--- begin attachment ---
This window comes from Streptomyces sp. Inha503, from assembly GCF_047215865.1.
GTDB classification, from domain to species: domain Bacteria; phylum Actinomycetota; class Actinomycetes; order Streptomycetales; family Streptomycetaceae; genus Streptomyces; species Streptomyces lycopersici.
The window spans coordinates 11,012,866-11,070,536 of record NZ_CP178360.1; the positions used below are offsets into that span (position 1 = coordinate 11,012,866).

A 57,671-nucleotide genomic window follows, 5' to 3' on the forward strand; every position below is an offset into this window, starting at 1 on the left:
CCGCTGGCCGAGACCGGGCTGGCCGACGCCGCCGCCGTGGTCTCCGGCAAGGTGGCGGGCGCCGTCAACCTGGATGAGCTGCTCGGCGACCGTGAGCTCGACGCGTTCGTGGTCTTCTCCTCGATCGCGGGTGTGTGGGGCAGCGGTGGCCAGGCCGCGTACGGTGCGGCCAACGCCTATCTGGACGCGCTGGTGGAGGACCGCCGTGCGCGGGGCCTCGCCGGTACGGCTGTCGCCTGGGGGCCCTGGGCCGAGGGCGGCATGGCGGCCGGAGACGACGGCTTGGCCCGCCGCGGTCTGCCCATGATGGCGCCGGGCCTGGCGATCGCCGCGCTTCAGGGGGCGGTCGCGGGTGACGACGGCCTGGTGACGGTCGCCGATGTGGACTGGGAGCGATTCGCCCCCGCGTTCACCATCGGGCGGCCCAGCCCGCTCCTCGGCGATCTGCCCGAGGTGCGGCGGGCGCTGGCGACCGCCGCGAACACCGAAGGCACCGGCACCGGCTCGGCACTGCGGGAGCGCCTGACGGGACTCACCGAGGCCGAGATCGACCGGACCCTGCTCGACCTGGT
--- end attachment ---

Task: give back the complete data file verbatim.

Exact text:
This window comes from Streptomyces sp. Inha503, from assembly GCF_047215865.1.
GTDB classification, from domain to species: domain Bacteria; phylum Actinomycetota; class Actinomycetes; order Streptomycetales; family Streptomycetaceae; genus Streptomyces; species Streptomyces lycopersici.
The window spans coordinates 11,012,866-11,070,536 of record NZ_CP178360.1; the positions used below are offsets into that span (position 1 = coordinate 11,012,866).

A 57,671-nucleotide genomic window follows, 5' to 3' on the forward strand; every position below is an offset into this window, starting at 1 on the left:
CCGCTGGCCGAGACCGGGCTGGCCGACGCCGCCGCCGTGGTCTCCGGCAAGGTGGCGGGCGCCGTCAACCTGGATGAGCTGCTCGGCGACCGTGAGCTCGACGCGTTCGTGGTCTTCTCCTCGATCGCGGGTGTGTGGGGCAGCGGTGGCCAGGCCGCGTACGGTGCGGCCAACGCCTATCTGGACGCGCTGGTGGAGGACCGCCGTGCGCGGGGCCTCGCCGGTACGGCTGTCGCCTGGGGGCCCTGGGCCGAGGGCGGCATGGCGGCCGGAGACGACGGCTTGGCCCGCCGCGGTCTGCCCATGATGGCGCCGGGCCTGGCGATCGCCGCGCTTCAGGGGGCGGTCGCGGGTGACGACGGCCTGGTGACGGTCGCCGATGTGGACTGGGAGCGATTCGCCCCCGCGTTCACCATCGGGCGGCCCAGCCCGCTCCTCGGCGATCTGCCCGAGGTGCGGCGGGCGCTGGCGACCGCCGCGAACACCGAAGGCACCGGCACCGGCTCGGCACTGCGGGAGCGCCTGACGGGACTCACCGAGGCCGAGATCGACCGGACCCTGCTCGACCTGGT